AT A GLANCE
- New Zealand Health eBusiness Gateway
- standardise ordering, delivery and invoicing across parties in the health supply chain
- eliminate inefficiency and inaccuracy
- improve data transparency and consistency
- support surgical kit orders for theatre operations
- Cloud-based software-as-service to translate messages across different systems and provide consistent product, pricing and availability data between parties.
- LOCUS web-based warehouse management system to handle ordering and tracking of surgical supplies.
- Data accuracy (reduced error from manual entry by different people in multiple systems)
- Real-time ordering
- Order and product traceability
- Lowered costs of doing business for purchasers and suppliers.
FOR MORE INFORMATION
When both lives and big dollars are on the line, the accuracy of transactions between hospitals and their key suppliers is vital to ensure not only the safety of patients, but also the efficiency of the health system.
The ordering and supply of medical equipment by its nature triggers a complex supply chain, where proving who did what when can become as important as life and death. Lost, delayed or erroneous orders can have far reaching implications.
To alleviate issues with visibility and timeliness, a central messaging portal is being used to standardise the exchange of orders, deliveries and payments between parties.
The Health eBusiness Gateway serves the varied needs of public and private health groups across Australasia from primary through to tertiary providers.
It’s the type of technology you’d hope would be rapidly rolled out across the sector, but that has not been the case.
The community it serves includes primary health organisations (PHO’s), district health boards (DHB’s), private hospital groups and a large number of suppliers ranging from multinational to small and local.
The Gateway, built and maintained by Tranzsoft, provides software-as-a-service via the internet to enable multiple customers (hospitals and providers) to purchase through a single gateway from suppliers. It also provides integration between each group’s financial and procurement systems.
Having a centralised portal puts new or smaller suppliers on an even footing with large incumbents, and allows for competitive supply alternatives to be available to DHB procurement groups.
So, why has the platform not been implemented across the board? Rod Hall, CEO at Tranzsoft, says while the benefits of the solution are self-evident, the sector has been slow to leverage new technology, due to the glacially slow politics of change in the health sector: “While the Northern DHBs and many suppliers are connected, other DHBs are pending system changes that are holding implementations up across the sector. Despite their worthy goals, these organisations struggle to introduce the needed changes for all the wrong reasons,” says Hall.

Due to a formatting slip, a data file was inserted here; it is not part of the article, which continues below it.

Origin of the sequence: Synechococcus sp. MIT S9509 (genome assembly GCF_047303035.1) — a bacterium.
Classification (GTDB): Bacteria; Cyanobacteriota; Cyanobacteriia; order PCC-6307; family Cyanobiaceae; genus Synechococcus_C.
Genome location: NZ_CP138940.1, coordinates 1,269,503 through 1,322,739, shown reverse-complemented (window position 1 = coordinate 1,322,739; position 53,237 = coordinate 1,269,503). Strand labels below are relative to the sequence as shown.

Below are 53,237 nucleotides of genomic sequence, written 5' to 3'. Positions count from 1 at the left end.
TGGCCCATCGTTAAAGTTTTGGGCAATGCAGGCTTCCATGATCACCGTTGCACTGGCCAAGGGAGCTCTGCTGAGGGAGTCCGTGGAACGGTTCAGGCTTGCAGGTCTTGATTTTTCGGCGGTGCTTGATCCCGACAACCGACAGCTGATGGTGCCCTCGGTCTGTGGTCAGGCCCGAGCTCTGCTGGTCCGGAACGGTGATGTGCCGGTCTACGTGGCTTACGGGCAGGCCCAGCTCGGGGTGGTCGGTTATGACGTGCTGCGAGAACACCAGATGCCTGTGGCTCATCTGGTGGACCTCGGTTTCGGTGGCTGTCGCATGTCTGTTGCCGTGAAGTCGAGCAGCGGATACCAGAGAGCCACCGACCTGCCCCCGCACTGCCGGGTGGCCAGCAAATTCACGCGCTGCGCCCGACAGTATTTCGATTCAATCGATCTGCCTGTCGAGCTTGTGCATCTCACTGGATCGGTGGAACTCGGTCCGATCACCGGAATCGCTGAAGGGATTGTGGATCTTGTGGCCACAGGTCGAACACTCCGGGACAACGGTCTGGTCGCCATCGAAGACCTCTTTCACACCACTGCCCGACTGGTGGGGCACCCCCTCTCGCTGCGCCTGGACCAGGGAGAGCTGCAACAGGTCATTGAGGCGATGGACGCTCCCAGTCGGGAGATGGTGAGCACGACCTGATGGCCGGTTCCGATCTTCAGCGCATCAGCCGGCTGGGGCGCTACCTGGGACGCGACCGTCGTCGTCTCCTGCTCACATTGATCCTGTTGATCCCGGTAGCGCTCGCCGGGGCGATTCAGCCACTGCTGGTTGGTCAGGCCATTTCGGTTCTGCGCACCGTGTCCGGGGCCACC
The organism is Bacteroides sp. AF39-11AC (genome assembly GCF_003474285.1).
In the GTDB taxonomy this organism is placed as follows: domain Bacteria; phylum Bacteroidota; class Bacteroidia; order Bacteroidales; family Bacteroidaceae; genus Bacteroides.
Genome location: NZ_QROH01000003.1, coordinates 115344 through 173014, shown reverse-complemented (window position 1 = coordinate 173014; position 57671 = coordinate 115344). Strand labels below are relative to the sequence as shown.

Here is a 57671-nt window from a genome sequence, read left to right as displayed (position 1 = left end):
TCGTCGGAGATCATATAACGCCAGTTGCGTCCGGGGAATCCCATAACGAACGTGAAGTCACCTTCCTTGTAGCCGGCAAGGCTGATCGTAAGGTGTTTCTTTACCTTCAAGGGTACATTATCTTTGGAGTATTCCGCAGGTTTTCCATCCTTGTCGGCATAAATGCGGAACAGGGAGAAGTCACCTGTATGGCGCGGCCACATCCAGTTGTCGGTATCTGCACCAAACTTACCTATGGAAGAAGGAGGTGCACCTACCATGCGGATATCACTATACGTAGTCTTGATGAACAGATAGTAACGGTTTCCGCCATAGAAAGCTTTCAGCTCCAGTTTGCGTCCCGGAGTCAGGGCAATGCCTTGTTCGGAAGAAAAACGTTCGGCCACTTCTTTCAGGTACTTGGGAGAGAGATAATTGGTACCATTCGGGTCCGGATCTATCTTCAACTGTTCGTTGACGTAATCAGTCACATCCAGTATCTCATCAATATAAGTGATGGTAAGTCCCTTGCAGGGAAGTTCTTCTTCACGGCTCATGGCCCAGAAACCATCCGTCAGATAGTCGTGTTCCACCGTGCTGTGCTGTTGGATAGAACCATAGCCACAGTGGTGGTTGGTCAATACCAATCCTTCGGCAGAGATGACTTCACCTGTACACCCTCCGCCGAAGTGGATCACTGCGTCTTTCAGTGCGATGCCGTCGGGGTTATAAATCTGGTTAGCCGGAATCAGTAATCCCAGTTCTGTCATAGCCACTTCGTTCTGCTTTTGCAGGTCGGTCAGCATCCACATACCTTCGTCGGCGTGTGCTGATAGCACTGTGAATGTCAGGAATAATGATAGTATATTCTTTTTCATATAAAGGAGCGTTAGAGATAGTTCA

Hall’s frustration extends beyond simply wanting more business falling his way. He gives his time freely across many industry bodies, but says the sector appears to suffer from a lack of understanding on many aspects of supply chain technology in particular. “Change needs to come from the top, and technology, despite being a key enabler for improving performance, often struggles to find a place on the right agendas,” he says. Hall has however been encouraged by a new CTO role at the Ministry of Health, a move he says is a step in the right direction.
Back on the technology, a related web portal (LOCUS) also ensures the right supplies turn up in theatre at the right time for the right surgery. Custom-configured surgical kits can be ordered for operations directly from surgeon to supplier, including the consignment kit that device suppliers manage on behalf of hospitals.
For consignment surgical stock, the cloud-based LOCUS solution provides full supply chain and warehouse visibility from the surgeon on the demand side to the companies on the supply side. Control and visibility is also improved within hospitals (from storage to theatre and ultimately to finance for billing of items used), and across surgical stocks.
The result is the right surgical kit is available for use by the surgeon for a specific patient.
Consignment stock relates to such things as a selection of replacement hips of different sizes. Such stock has high cost implications when stock expires or is not used so visibility is critical to avoid wastage. The correct supplies being available for surgery also reduces the number of operations needing to be re-scheduled, meaning people get treated on time.
Another benefit on tracking surgical supplies is that the information gathered also ensures accurate data for the National Implant Register (supporting recalls and clinical research for example).
With pressure on every facet of health delivery, these systems are proven examples of technology enabling improvements in both patient safety, operational efficiency and data accuracy. These are central tenets of the Ministry of Health’s e-Health vision, but the leadership to advocate for change seems to be the missing link.
The underlying message for all concerned must be…sooner rather than later, please.